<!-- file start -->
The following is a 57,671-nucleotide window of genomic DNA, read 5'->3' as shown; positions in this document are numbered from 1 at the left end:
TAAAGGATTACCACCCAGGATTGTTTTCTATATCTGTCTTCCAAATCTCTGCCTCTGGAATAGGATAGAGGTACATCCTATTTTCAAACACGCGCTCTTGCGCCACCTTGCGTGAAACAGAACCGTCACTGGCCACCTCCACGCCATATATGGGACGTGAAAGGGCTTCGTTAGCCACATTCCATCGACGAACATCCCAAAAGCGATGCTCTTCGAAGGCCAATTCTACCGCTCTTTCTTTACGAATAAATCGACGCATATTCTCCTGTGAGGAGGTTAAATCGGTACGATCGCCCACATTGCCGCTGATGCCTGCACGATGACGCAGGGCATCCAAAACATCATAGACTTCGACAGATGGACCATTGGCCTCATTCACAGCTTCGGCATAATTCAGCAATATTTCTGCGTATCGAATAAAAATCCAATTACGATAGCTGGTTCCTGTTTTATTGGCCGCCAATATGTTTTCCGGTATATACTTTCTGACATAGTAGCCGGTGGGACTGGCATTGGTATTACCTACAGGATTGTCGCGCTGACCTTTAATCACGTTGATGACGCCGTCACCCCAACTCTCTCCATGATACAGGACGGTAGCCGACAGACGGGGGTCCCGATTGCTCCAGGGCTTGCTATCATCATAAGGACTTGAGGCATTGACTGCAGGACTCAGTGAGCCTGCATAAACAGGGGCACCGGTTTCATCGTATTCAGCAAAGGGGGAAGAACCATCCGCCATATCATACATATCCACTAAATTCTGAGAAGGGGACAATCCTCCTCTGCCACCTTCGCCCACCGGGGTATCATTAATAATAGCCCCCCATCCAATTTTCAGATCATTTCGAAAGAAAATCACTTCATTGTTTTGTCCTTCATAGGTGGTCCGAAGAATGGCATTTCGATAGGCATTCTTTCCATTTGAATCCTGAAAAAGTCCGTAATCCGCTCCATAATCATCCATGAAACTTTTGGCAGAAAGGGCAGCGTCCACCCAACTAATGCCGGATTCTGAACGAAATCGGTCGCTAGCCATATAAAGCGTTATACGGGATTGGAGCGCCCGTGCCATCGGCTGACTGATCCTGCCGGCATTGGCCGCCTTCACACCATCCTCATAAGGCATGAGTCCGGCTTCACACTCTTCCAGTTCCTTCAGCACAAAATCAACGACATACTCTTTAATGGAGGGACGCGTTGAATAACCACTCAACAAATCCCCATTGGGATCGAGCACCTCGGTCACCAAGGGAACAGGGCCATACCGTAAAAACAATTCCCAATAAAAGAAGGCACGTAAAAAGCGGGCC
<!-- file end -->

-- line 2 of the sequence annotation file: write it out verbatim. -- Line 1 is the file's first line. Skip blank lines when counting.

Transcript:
TAAAGGATTACCACCCAGGATTGTTTTCTATATCTGTCTTCCAAATCTCTGCCTCTGGAATAGGATAGAGGTACATCCTATTTTCAAACACGCGCTCTTGCGCCACCTTGCGTGAAACAGAACCGTCACTGGCCACCTCCACGCCATATATGGGACGTGAAAGGGCTTCGTTAGCCACATTCCATCGACGAACATCCCAAAAGCGATGCTCTTCGAAGGCCAATTCTACCGCTCTTTCTTTACGAATAAATCGACGCATATTCTCCTGTGAGGAGGTTAAATCGGTACGATCGCCCACATTGCCGCTGATGCCTGCACGATGACGCAGGGCATCCAAAACATCATAGACTTCGACAGATGGACCATTGGCCTCATTCACAGCTTCGGCATAATTCAGCAATATTTCTGCGTATCGAATAAAAATCCAATTACGATAGCTGGTTCCTGTTTTATTGGCCGCCAATATGTTTTCCGGTATATACTTTCTGACATAGTAGCCGGTGGGACTGGCATTGGTATTACCTACAGGATTGTCGCGCTGACCTTTAATCACGTTGATGACGCCGTCACCCCAACTCTCTCCATGATACAGGACGGTAGCCGACAGACGGGGGTCCCGATTGCTCCAGGGCTTGCTATCATCATAAGGACTTGAGGCATTGACTGCAGGACTCAGTGAGCCTGCATAAACAGGGGCACCGGTTTCATCGTATTCAGCAAAGGGGGAAGAACCATCCGCCATATCATACATATCCACTAAATTCTGAGAAGGGGACAATCCTCCTCTGCCACCTTCGCCCACCGGGGTATCATTAATAATAGCCCCCCATCCAATTTTCAGATCATTTCGAAAGAAAATCACTTCATTGTTTTGTCCTTCATAGGTGGTCCGAAGAATGGCATTTCGATAGGCATTCTTTCCATTTGAATCCTGAAAAAGTCCGTAATCCGCTCCATAATCATCCATGAAACTTTTGGCAGAAAGGGCAGCGTCCACCCAACTAATGCCGGATTCTGAACGAAATCGGTCGCTAGCCATATAAAGCGTTATACGGGATTGGAGCGCCCGTGCCATCGGCTGACTGATCCTGCCGGCATTGGCCGCCTTCACACCATCCTCATAAGGCATGAGTCCGGCTTCACACTCTTCCAGTTCCTTCAGCACAAAATCAACGACATACTCTTTAATGGAGGGACGCGTTGAATAACCACTCAACAAATCCCCATTGGGATCGAGCACCTCGGTCACCAAGGGAACAGGGCCATACCGTAAAAACAATTCCCAATAAAAGAAGGCACGTAAAAAGCGGGCC